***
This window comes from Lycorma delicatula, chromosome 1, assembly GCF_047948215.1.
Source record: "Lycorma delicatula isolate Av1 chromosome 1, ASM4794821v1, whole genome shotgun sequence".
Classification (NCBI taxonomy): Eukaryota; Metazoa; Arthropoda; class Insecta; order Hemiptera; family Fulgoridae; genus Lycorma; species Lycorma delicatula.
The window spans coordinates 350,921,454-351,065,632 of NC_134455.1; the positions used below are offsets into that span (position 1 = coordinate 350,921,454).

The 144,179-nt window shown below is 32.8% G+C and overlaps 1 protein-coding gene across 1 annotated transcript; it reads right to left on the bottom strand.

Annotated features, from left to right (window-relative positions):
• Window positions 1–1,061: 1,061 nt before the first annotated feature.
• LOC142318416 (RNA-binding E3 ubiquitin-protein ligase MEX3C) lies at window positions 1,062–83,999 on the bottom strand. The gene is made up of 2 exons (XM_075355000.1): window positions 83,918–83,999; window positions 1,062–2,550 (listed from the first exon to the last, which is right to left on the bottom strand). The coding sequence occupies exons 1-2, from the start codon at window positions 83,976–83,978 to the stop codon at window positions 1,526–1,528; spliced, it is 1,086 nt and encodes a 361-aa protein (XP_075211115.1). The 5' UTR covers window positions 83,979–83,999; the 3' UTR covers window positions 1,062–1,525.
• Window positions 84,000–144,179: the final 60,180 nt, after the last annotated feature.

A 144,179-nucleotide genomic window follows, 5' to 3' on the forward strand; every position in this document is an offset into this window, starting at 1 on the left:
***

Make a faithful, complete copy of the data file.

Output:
This window comes from Lycorma delicatula, chromosome 1, assembly GCF_047948215.1.
Source record: "Lycorma delicatula isolate Av1 chromosome 1, ASM4794821v1, whole genome shotgun sequence".
Classification (NCBI taxonomy): Eukaryota; Metazoa; Arthropoda; class Insecta; order Hemiptera; family Fulgoridae; genus Lycorma; species Lycorma delicatula.
The window spans coordinates 350,921,454-351,065,632 of NC_134455.1; the positions used below are offsets into that span (position 1 = coordinate 350,921,454).

The 144,179-nt window shown below is 32.8% G+C and overlaps 1 protein-coding gene across 1 annotated transcript; it reads right to left on the bottom strand.

Annotated features, from left to right (window-relative positions):
• Window positions 1–1,061: 1,061 nt before the first annotated feature.
• LOC142318416 (RNA-binding E3 ubiquitin-protein ligase MEX3C) lies at window positions 1,062–83,999 on the bottom strand. The gene is made up of 2 exons (XM_075355000.1): window positions 83,918–83,999; window positions 1,062–2,550 (listed from the first exon to the last, which is right to left on the bottom strand). The coding sequence occupies exons 1-2, from the start codon at window positions 83,976–83,978 to the stop codon at window positions 1,526–1,528; spliced, it is 1,086 nt and encodes a 361-aa protein (XP_075211115.1). The 5' UTR covers window positions 83,979–83,999; the 3' UTR covers window positions 1,062–1,525.
• Window positions 84,000–144,179: the final 60,180 nt, after the last annotated feature.

A 144,179-nucleotide genomic window follows, 5' to 3' on the forward strand; every position in this document is an offset into this window, starting at 1 on the left: